Wilfred Thesiger? Apocryphal?
Dear Quote Investigator: Our local newspaper printed the following quotation and attribution:
“The harder the life, the better the man,” the British desert explorer Sir Wilfred Thesiger is popularly quoted as having said.
Thesiger led an extraordinary life as an explorer and travel writer, and he left behind a large trove of wonderful photographs recording his experiences. I would like to use this saying, but the phrase “popularly quoted” makes me wonder if Thesiger actually said the words. Could you examine this aphorism?
Quote Investigator: The book “Wilfred Thesiger in Africa” edited by Chris Morton and Philip Grover printed the transcript of an interview that naturalist David Attenborough conducted with Thesiger which was first broadcast on Channel 4 in the UK in August 1994. Bold face has been added here and to passages further below: 1
ATTENBOROUGH: Do you think that hardship and, indeed, suffering bring nobility?
THESIGER: I think the harder the life, the finer the type, yes, and I certainly felt this about the Bedu. When I went there, I felt that the difficulty was going to be living up physically to the hardships of their life. But, on the contrary, it was the difficulty of meeting their high standards: their generosity, their patience, their loyalty, their courage and all these things. And they had a quality of nobility.
Here are additional selected citations in chronological order.
Years before the broadcast mentioned above, in 1904, a profile of the prominent Russian author Maxim Gorky included an English translation of a passage from one of his works. The formulation used by Gorky was distinct from Thesiger’s comment. Gorky presented the converse statement: 2
I don’t know why it should be so, but so it is; the better the man, the cleaner and the more honest his soul, the less energy he has; the more he suffers and the harder is his life.
In August 1994 Wilfred Thesiger directly spoke a version of the adage in an interview as noted above. Also in 1994 a biography titled “Thesiger” by Michael Asher was reviewed in a UK newspaper, and the reviewer presented a similar version of the expression: 3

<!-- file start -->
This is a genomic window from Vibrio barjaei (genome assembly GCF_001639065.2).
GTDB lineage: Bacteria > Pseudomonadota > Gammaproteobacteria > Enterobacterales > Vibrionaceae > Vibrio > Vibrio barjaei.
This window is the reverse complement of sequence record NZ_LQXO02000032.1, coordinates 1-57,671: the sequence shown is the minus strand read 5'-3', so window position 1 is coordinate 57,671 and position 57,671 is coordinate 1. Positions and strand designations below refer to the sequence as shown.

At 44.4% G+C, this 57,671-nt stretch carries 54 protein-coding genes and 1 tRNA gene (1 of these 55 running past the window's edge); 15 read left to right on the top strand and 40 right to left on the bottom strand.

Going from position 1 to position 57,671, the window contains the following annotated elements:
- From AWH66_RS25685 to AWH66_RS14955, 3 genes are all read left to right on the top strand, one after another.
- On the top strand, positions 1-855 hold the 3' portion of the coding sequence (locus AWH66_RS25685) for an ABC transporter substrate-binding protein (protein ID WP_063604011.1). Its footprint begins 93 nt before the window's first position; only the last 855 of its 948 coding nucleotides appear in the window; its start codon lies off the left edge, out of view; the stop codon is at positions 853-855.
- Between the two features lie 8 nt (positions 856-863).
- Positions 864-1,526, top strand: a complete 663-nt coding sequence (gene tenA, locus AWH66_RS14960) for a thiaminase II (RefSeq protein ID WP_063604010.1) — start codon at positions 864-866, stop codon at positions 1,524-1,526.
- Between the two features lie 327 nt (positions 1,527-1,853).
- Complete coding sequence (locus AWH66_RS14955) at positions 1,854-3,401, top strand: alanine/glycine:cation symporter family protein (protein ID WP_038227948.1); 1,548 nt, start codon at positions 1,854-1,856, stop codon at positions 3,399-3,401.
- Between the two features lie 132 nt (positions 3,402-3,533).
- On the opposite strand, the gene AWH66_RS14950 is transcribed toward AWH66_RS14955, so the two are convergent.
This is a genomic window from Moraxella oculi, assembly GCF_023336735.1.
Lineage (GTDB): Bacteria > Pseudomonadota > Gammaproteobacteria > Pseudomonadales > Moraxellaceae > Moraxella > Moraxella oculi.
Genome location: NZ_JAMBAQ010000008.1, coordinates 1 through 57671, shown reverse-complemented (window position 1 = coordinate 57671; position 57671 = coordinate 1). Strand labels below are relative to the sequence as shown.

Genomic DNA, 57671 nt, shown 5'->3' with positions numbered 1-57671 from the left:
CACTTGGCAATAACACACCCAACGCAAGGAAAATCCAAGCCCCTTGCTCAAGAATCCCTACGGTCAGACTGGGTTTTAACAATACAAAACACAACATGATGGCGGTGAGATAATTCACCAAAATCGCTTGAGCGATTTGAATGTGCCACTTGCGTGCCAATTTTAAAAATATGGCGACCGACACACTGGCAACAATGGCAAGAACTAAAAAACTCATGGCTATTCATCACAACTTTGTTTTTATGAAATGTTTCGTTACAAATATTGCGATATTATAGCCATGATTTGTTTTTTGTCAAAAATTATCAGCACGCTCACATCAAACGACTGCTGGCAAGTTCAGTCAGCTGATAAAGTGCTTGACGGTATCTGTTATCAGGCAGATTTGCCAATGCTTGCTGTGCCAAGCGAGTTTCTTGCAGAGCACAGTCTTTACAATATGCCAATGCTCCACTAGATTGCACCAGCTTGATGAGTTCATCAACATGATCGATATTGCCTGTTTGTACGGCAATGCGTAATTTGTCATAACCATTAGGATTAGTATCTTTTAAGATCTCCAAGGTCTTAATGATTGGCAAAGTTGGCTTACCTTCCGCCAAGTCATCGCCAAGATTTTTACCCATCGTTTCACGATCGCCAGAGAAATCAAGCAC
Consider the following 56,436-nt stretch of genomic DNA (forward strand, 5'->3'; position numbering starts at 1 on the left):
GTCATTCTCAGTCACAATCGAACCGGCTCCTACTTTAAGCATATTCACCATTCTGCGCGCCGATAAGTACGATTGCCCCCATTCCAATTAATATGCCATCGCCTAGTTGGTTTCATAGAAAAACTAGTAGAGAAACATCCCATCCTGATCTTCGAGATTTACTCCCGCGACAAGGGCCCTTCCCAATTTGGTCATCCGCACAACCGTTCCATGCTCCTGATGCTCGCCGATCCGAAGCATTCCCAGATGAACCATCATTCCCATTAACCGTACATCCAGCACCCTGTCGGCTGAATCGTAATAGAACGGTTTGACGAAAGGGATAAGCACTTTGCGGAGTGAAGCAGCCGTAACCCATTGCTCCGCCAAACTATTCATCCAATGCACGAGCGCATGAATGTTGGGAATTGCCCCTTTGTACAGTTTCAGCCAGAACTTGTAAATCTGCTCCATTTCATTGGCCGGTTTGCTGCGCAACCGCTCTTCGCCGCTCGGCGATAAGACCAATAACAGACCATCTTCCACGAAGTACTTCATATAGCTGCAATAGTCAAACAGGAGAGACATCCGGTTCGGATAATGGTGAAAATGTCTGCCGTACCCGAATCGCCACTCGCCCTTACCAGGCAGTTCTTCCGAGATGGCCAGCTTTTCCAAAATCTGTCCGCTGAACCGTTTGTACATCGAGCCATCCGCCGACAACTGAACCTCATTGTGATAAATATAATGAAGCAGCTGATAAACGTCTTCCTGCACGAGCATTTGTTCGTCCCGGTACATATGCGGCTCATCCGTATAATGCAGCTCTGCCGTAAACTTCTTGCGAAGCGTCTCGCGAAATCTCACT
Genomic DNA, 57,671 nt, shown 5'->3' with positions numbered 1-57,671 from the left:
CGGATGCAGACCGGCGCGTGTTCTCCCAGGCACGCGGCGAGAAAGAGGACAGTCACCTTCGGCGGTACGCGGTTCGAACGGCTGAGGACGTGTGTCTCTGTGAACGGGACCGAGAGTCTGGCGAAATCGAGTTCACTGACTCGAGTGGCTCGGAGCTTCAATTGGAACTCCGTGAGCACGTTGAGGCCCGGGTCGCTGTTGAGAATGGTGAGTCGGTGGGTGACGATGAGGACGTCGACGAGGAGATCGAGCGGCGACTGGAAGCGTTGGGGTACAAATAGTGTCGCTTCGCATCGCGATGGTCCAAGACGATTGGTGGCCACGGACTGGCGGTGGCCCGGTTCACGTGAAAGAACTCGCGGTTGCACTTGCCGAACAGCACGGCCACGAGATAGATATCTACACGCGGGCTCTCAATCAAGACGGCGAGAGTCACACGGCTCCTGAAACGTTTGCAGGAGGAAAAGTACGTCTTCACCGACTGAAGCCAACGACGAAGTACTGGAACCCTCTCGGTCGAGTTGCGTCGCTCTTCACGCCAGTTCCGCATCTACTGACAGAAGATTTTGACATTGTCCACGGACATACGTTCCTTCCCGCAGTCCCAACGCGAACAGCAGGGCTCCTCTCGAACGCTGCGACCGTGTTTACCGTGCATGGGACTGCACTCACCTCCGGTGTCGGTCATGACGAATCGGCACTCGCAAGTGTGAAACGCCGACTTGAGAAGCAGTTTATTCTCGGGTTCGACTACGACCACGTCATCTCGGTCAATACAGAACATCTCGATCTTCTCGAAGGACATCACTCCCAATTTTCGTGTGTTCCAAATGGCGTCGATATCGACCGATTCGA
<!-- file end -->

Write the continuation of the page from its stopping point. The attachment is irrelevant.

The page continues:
These tribesmen answered to his aristocratic ideal, as if they were an inverted image of his own class (to which he is fiercely loyal) – and in their material poverty and spiritual resilience confirmed Thesiger’s philosophy of ‘the harder the life, the finer the person’.
Wilfred Thesiger died in 2003 at age 93. The Telegraph (UK) newspaper printed an obituary containing the aphorism. The paper said that Thesiger’s reputation was built in the 1940s when he crossed “the Rub ‘al Khali, or Empty Quarter” in Arabia: 4
His motive for crossing it was not primarily to reap glory for himself, but to share the hardship of the life of the Bedu and to earn their comradeship. He was not in thrall to the desert itself but, like T E Lawrence, to his admiration of those who lived there: “The harder the life,” ran his credo, “the finer the person.”
In conclusion, Wilfred Thesiger did say “the harder the life, the finer the type”, and he lived most of his adventurous life in harsh terrains.
(In Memoriam: Great thanks to Stephen whose request initiated this exploration.)
- 2010, Wilfred Thesiger in Africa, Edited by Chris Morton and Philip Grover, Chapter 2: Heart of a Nomad: Wilfred Thesiger in Conversation with David Attenborough, [Interview first broadcast on Channel 4 in August 1994], Start Page 74, Quote Page 82, Pitt Rivers Museum, HarperPress imprint of HarperCollins, London. (Verified on paper) ↩
- 1904 December 15, The Independent, Maxim Gorky by Prince Peter Kropotkin, Start Page 1378, Quote Page 1381, Column 1, Published by The Independent, New York. Link (Google Books full view) link ↩
- 1994 September 25, The Independent (UK), “BOOK REVIEW: A lifelong search for just deserts” by Colin Thubron, [Review of: Thesiger by Michael Asher], Independent Print Limited, London, United Kingdom. (Online at independent.co.uk; accessed October 4, 2011) ↩
- 2003 August 26, The Telegraph (UK), Sir Wilfred Thesiger, Section: Obituary, Telegraph Media Group, London, United Kingdom. (Online telegraph.co.uk; accessed November 8, 2012) link ↩